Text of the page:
European Journal of General Dentistry

ORIGINAL ARTICLE
Year
: 2020  |  Volume : 9  |  Issue : 3  |  Page : 141--146

Evaluation of surface characteristics and weight variation of different composite resins after simulated toothbrushing


Jéssika Raíssa Medeiros De Almeida1, Aion Mangino Messias2, Diana Ferreira Gadelha1, Sergei Godeiro Fernandes Rabelo Caldas1, Marília Regalado Galvão Rabelo Caldas1,  
1 Department of Dentistry, Federal University of Rio Grande do Norte, Natal, Brazil
2 Department of Dentistry, São Paulo State University, São Paulo, Brazil

Correspondence Address:
Prof. Marília Regalado Galvão Rabelo Caldas
Av. Sen. Salgado Filho, 1787 - Lagoa Nova, Natal - RN, 59056-000
Brazil

Abstract

Objective: To evaluate the surface characteristics of restorations performed after simulated toothbrushing and to compare the results between the composites. Materials and Methods: In total, 80 samples were made (7 mm × 4 mm) from the composites: Bulk Fill One, Bulk Fill Flow, Z350 XT, and Z350 XT flow (3M/ESPE, St. Paul, MN, USA). Half of the specimens was submitted to 60,000 cycles of simulated toothbrushing, while the other half was the control group (n = 10). The surface was evaluated through Scanning electronic microscopy (SEM), surface roughness (Ra), and weight loss, before and after the simulated toothbrushing. To evaluate the statistical analysis, a two-factors variance test and the Tukey's posttest were performed. Results: In the analysis performed by SEM, it was observed the presence of both small and medium protruding particles in all groups after simulated toothbrushing, with the exception of the group which used Z350 flow composite. All materials presented increasing on Ra after simulated toothbrushing. Regarding weight variation, there was not any significant statistical difference in all materials. Conclusions: The abrasive process occasioned by toothbrushing leads to changes on the particles' disposition, which causes changes on the surface and increase on the Ra. On the other hand, there was not any difference regarding to weight variation.



How to cite this article:
De Almeida JR, Messias AM, Gadelha DF, Caldas SG, Caldas MR. Evaluation of surface characteristics and weight variation of different composite resins after simulated toothbrushing.Eur J Gen Dent 2020;9:141-146


How to cite this URL:
De Almeida JR, Messias AM, Gadelha DF, Caldas SG, Caldas MR. Evaluation of surface characteristics and weight variation of different composite resins after simulated toothbrushing. Eur J Gen Dent [serial online] 2020 [cited 2020 Oct 26 ];9:141-146
Available from: https://www.ejgd.org/text.asp?2020/9/3/141/295085


Full Text



 Introduction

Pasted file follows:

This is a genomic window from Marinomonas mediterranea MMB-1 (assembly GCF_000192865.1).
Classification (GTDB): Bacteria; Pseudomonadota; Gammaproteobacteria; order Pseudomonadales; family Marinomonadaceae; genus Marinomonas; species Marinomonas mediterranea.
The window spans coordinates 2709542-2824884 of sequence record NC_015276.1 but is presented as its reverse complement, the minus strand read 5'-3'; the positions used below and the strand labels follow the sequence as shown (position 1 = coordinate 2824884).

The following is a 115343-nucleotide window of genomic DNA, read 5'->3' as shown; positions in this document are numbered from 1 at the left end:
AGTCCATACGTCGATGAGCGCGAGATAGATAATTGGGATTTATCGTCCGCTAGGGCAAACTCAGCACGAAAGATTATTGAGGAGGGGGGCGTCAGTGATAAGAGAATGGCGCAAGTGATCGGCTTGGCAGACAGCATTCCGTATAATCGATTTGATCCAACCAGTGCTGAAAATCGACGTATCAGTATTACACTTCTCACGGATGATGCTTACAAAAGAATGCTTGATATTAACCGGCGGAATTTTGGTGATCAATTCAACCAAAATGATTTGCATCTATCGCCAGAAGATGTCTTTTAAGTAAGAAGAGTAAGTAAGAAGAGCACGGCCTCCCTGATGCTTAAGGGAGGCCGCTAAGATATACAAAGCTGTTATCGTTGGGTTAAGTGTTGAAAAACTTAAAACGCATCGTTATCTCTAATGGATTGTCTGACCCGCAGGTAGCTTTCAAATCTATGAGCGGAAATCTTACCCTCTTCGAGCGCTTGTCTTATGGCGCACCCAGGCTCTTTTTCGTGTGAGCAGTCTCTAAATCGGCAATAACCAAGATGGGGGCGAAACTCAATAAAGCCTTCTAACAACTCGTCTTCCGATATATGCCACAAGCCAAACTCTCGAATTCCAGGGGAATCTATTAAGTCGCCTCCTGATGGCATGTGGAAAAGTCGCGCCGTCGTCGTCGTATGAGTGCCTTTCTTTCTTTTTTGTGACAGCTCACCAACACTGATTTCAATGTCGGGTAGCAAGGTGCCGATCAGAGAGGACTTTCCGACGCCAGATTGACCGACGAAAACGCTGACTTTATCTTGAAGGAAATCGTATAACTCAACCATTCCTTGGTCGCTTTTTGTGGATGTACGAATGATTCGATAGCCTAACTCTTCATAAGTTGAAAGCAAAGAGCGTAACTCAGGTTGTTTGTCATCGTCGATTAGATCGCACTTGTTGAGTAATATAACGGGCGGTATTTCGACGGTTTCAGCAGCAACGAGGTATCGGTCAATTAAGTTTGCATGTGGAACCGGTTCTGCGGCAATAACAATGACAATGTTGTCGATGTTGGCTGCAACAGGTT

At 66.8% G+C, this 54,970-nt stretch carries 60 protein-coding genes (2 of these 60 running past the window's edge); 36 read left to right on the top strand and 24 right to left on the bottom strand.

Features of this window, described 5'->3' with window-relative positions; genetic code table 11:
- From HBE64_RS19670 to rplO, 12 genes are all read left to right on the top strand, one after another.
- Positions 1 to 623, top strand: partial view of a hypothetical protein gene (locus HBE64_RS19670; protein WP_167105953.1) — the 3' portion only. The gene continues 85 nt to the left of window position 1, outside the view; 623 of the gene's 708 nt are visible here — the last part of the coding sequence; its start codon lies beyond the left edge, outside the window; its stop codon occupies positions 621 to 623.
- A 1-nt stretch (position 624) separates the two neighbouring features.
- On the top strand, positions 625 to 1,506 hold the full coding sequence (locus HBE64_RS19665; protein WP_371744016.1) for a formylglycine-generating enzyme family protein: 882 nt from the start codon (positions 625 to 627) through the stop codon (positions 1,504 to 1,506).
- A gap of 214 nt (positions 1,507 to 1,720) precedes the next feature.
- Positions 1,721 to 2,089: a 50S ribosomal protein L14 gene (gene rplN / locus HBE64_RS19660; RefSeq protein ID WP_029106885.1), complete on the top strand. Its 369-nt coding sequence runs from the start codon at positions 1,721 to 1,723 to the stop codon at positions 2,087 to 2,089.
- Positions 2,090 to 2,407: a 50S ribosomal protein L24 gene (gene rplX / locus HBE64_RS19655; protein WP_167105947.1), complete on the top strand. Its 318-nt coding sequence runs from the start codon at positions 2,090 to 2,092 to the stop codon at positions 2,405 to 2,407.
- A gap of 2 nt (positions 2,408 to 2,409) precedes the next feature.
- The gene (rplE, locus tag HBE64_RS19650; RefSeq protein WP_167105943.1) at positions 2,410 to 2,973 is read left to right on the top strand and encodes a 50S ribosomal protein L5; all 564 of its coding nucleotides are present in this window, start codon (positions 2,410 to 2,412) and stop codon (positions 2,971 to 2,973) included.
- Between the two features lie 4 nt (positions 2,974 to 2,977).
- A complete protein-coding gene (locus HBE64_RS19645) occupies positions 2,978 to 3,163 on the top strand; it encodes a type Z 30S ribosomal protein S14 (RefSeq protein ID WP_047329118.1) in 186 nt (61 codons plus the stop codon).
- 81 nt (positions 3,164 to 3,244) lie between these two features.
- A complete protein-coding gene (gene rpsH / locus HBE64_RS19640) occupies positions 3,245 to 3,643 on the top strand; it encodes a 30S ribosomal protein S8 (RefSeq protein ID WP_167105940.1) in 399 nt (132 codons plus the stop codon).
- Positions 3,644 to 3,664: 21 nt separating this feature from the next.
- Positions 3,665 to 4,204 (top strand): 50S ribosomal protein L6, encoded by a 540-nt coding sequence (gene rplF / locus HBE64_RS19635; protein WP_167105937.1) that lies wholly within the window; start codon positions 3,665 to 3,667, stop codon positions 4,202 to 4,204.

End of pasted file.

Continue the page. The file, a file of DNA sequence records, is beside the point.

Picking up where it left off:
Nowadays, in Restorative Dentistry, there is an increasing of the aesthetic exigence by the patients, the development of new materials, and the consequent progress focused on mechanical proprieties [1] of the materials. In this way, changes in these proprieties are observed, related to size, morphology, and components of the fillers,[2] allowing resin composites to be widely used both for anterior and posterior restorations.[3],[4]

In some clinical situations, there is the need of using a composite less viscous to promote better adaptation on the walls of the cavity. Due to this reason, low-viscosity resins (flow) were developed and introduced on the market on the late 90s. They present a filler volume reduced (approximately 37%–53%) – when compared to 50%–70% of the conventional composites, and that is what confers fluidity to this material.[5] Low-viscosity resins have many indications, such as liners, repairs on amalgam restorations, sealants, or yet class V restorations. It is important to emphasize that, due to its low mechanical properties, this material should not be used in areas submitted to masticatory forces.[6]

To supply another need on the dental office, low and high viscosity Bulk fill composites emerged on the market, and initially were developed to fill cavities with an unique increment up to 4 or 5 mm.[1],[4] This fact allowed the optimization of the clinical time and the replacement of the traditional incremental technique, which is based on multiple increments of 2 mm [7] and also decreased the risk of contamination by blood, saliva, or oral fluids, as well as the postoperatory sensitivity.[8],[9] There are reports that Bulk fill composites present superior physical and mechanical proprieties to resist to the masticatory forces [1],[10] because of the lower stress of polymerization contraction and this fact is due to the incorporation of other metacrylate monomers, such as AUDMA and AFM, which limits the contraction zones.[10] Besides that, the increase of the polymerization depth was reached through the improvement on the translucency of the material,[9] which might be achieved by decreasing the amount of particles and increasing the size of the particles, or yet by the addition of different photoiniciators to the same composite.[9]

The clinical success and the longevity of the restorations depend on many factors, such as the type of restorative material, the ability of the operator, the particularities of each patient,[3],[4] as well as the surface properties, for example: surface roughness (Ra), characteristic which might be enhanced through finishing and polishing procedures.